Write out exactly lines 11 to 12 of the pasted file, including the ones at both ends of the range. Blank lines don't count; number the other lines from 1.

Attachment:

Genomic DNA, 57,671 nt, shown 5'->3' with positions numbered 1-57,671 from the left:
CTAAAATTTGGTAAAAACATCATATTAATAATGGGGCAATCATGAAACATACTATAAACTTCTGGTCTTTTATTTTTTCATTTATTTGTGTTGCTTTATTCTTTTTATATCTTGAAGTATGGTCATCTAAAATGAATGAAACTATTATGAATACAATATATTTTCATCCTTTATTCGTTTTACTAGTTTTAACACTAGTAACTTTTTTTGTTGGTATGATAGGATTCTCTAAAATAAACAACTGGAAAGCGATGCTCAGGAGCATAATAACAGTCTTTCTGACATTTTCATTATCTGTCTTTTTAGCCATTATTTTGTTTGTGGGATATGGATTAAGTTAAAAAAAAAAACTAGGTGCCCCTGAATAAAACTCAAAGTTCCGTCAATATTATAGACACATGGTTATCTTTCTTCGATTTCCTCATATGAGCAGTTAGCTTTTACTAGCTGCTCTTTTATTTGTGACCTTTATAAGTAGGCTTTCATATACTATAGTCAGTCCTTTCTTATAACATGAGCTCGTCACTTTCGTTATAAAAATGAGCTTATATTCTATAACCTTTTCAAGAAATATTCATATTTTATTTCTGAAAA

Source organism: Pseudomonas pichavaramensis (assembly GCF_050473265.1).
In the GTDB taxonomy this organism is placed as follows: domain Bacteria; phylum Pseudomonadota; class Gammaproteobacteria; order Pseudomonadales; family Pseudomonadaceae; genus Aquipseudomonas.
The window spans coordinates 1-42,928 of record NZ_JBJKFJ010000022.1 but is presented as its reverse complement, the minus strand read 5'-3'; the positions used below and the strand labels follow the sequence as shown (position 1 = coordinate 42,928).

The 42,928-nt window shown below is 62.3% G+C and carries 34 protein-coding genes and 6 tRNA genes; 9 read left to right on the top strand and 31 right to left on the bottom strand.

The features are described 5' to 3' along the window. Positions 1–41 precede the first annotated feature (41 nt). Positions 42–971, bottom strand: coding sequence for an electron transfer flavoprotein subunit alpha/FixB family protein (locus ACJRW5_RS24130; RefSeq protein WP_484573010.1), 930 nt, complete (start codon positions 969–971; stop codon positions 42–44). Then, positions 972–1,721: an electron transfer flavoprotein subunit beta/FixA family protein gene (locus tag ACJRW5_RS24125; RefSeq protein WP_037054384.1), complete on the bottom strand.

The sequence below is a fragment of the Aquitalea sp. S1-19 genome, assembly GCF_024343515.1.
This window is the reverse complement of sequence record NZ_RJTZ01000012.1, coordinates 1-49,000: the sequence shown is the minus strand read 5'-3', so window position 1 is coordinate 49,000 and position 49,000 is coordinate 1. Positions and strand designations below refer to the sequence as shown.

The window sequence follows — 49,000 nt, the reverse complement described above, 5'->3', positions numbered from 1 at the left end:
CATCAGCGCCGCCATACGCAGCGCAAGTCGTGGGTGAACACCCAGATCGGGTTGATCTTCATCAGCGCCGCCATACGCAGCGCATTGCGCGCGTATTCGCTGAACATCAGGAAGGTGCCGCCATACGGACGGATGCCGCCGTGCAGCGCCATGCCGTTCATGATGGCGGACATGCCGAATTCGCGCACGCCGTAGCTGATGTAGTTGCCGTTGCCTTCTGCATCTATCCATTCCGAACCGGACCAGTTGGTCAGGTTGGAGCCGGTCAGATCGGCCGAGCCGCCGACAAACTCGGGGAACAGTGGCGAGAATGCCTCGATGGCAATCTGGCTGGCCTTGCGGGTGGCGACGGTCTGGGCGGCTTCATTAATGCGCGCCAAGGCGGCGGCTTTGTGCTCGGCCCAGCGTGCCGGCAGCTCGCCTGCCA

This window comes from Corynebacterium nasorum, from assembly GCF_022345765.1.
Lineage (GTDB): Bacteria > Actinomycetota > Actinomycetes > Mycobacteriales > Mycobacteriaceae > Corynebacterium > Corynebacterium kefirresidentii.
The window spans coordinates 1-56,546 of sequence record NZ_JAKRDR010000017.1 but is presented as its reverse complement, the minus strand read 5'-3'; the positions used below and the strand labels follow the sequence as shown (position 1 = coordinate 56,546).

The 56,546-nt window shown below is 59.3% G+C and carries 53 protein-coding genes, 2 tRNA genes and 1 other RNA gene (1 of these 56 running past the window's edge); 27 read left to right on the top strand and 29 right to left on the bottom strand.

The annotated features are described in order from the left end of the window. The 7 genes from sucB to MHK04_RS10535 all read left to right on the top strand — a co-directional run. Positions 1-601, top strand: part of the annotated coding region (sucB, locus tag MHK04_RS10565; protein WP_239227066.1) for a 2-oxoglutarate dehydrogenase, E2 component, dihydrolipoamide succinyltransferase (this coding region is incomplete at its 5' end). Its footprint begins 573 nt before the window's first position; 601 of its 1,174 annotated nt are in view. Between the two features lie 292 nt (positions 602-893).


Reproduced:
CATCAGCGCCGCCATACGCAGCGCAAGTCGTGGGTGAACACCCAGATCGGGTTGATCTTCATCAGCGCCGCCATACGCAGCGCATTGCGCGCGTATTCGCTGAACATCAGGAAGGTGCCGCCATACGGACGGATGCCGCCGTGCAGCGCCATGCCGTTCATGATGGCGGACATGCCGAATTCGCGCACGCCGTAGCTGATGTAGTTGCCGTTGCCTTCTGCATCTATCCATTCCGAACCGGACCAGTTGGTCAGGTTGGAGCCGGTCAGATCGGCCGAGCCGCCGACAAACTCGGGGAACAGTGGCGAGAATGCCTCGATGGCAATCTGGCTGGCCTTGCGGGTGGCGACGGTCTGGGCGGCTTCATTAATGCGCGCCAAGGCGGCGGCTTTGTGCTCGGCCCAGCGTGCCGGCAGCTCGCCTGCCA

This window comes from Corynebacterium nasorum, from assembly GCF_022345765.1.